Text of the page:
Happy Halloween and Day of the Dead! These special books are must reads for these two holidays and are now 40% off!
Use code HDD2018 on our website or by calling (800)-621-2736.
Offer expires November 30th, 2018.
Faces like Devils: The Bald Knobber Vigilantes in the Ozarks by Matthew J. Hernando
Regularly $60 • Now $36 • 978-0-8262-2041-7 • hardcover • 10 illus.
“The Bald Knobbers were practitioners of personal and political killings and assaults who terrorized southwestern Missouri in the 1880s. Numbering in the hundreds, these vigilantes punished wrongdoing as they saw it and inspired an opposition group (with the appropriate sobriquet, the ‘Anti-Bald Knobbers’) before being suppressed at the end of the decade. Matthew J. Hernando has produced what is probably their first critical history and also a commensurate contribution to the history of extralegal violence in an area of the country that might be termed a liminal portal between the New South and the Wild West.”—Journal of Southern History
Communities of Death: Whitman, Poe, and the American Culture of Mourning by Adam C. Bradford
Regularly $60 • Now $36 • 978-0-8262-2019-6 • hardcover • 16 illus.
To 21st century readers, 19th century depictions of death look macabre if not maudlin—the mourning portraits and quilts, the postmortem daguerreotypes, and the memorial jewelry now hopelessly, if not morbidly, distressing. Yet this sentimental culture of mourning and memorializing provided opportunities to the bereaved to assert deeply held beliefs, forge social connections, and advocate for social and political change. This culture also permeated the literature of the day, especially the works of Edgar Allan Poe and Walt Whitman. Adam C. Bradford explores the ways in which the ideas, rituals, and practices of mourning were central to the work of both authors.
The Ghost in the Little House: A Life of Rose Wilder Lane by William Holtz
Regularly $29.95 • Now $20 • 978-0-8262-1015-9 • paperback
“Did Laura Ingalls Wilder really write the ‘Little House’ books? William Holtz’s biography of Rose Wilder Lane, The Ghost in the Little House, answers this question in a way that will jolt fans of the much-loved children’s series. . . . Holtz’s vivid and sympathetic biography brings to our attention the real accomplishments of a remarkable and complicated woman who is no longer nameless: Rose Wilder Lane, co-author of the ‘Little House’ books.”—San Antonio Express-News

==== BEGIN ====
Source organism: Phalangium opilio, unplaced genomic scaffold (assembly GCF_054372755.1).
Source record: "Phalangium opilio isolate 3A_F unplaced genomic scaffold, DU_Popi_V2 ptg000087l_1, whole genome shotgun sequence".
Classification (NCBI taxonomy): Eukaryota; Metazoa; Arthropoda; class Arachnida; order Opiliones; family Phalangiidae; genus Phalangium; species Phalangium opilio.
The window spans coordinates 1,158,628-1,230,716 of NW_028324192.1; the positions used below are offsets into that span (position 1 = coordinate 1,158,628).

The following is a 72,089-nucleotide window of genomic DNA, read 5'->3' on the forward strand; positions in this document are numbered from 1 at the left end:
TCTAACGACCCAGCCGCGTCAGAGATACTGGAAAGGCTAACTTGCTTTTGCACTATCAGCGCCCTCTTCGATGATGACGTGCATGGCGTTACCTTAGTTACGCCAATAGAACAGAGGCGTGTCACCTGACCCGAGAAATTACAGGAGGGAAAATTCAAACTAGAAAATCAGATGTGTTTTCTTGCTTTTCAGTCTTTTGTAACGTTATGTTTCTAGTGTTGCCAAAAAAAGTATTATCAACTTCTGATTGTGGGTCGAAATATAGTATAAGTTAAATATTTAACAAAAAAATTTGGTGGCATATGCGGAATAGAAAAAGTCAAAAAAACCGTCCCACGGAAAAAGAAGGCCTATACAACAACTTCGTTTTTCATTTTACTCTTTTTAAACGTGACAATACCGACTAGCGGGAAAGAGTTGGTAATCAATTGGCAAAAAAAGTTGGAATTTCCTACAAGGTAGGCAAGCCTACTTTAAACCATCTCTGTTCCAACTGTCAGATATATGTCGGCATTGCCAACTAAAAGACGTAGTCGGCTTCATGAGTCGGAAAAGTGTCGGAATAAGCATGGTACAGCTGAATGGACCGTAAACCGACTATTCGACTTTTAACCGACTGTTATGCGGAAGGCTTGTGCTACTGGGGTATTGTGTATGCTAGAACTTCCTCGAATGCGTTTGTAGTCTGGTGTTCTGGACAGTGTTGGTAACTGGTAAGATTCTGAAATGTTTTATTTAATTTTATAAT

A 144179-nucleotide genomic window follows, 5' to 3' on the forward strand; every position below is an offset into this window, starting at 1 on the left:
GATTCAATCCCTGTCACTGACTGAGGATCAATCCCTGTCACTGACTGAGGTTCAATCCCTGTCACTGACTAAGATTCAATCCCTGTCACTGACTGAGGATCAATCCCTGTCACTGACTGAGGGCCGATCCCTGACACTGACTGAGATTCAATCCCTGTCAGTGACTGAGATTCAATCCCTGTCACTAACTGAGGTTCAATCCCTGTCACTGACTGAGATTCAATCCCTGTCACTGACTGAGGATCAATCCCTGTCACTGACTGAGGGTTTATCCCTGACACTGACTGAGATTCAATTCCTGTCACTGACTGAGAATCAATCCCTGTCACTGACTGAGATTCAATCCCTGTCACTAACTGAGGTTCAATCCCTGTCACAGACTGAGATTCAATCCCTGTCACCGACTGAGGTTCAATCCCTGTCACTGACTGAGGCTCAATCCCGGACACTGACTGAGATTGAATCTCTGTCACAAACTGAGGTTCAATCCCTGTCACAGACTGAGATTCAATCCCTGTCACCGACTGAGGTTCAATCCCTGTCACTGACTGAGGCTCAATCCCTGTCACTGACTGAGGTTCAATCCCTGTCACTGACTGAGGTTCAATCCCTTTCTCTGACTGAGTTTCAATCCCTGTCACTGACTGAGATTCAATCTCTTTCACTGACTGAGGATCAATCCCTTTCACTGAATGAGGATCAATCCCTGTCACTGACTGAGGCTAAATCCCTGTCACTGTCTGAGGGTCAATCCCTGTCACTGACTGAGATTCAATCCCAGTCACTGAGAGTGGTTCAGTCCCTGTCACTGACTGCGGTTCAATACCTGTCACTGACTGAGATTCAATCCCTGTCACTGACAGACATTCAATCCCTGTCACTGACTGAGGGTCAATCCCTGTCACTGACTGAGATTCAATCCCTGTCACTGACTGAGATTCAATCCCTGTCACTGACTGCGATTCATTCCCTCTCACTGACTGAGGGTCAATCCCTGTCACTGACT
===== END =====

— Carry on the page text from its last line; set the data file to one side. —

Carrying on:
Captive of the Labyrinth: Sarah L. Winchester, Heiress to the Rifle Fortune by Mary Jo Ignoffo
Regularly $24.95 • Now $18 • 978-0-8262-1983-1 • paperback • 29 illus.
Captive of the Labyrinth: Sarah L. Winchester, Heiress to the Rifle Fortune demystifies the life of this unique American. In the first full-length biography of Winchester, author and historian Mary Jo Ignoffo unearths the truth about this notorious eccentric, revealing that she was not a maddened spiritualist driven by remorse but an intelligent, articulate woman who sought to protect her private life amidst the chaos of her public existence.
“Captive of the Labyrinth is an excellent read. Ignoffo finally sets the record straight on one of the most fascinating and misunderstood women in California history. A real page-turner!”—Gary F. Kurutz, California State Library Director of Special Collections
Regularly $60 • Now $36 • 978-0-8262-1989-3 • hardcover • 15 illus.
When St. Louis homemaker Pearl Curran began writing fiction and poetry at a Ouija board in 1913, she attributed the work to the “discarnate entity” Patience Worth, a seventeenth-century Puritan. Though now virtually forgotten, Curran’s writing garnered both critical praise and public popularity at the time. The Patience of Pearl uncovers more of Curran’s biography than has been known before; Daniel B. Shea provides close readings of the Patience-dictated writings and explores the historical and local context, applying current cognitive and neuro-psychology research.
“The Patience of Pearl is a true interdisciplinary work of scholarship….Shea not only solves the mystery of Patience Worth—he also creates an essential and fascinating history of St. Louis history, spiritualism, and questions of authorship”—Adam Klope, Gateway
Young Brothers Massacre by Paul W. Barrett and Mary H. Barrett
Regularly $19.95 • Now $14 • 978-0-8262-0650-3 • paperback
On January 3, 1932, near Springfield, Missouri, ten poorly armed law enforcement officers set out to arrest two local farm boys for auto theft. A few minutes later, six of the officers lay dead and three were wounded. This is the story of how it happened and of the unlikely people whose lives were forever changed.
The two killers, Jennings and Harry Young, were from a peaceful, tiny community named Brookline in central Green County, Missouri. The “massacre” itself took place at the quiet orderly farm home of the J. D. Young family. Paul and Mary Barrett trace the personalities of those involved in the incident, describe the events of the fateful day, and examine the aftermath of the killings, detailing what was called “the greatest man hunt in the history of Texas,” which culminated in the brothers’ deaths in Houston.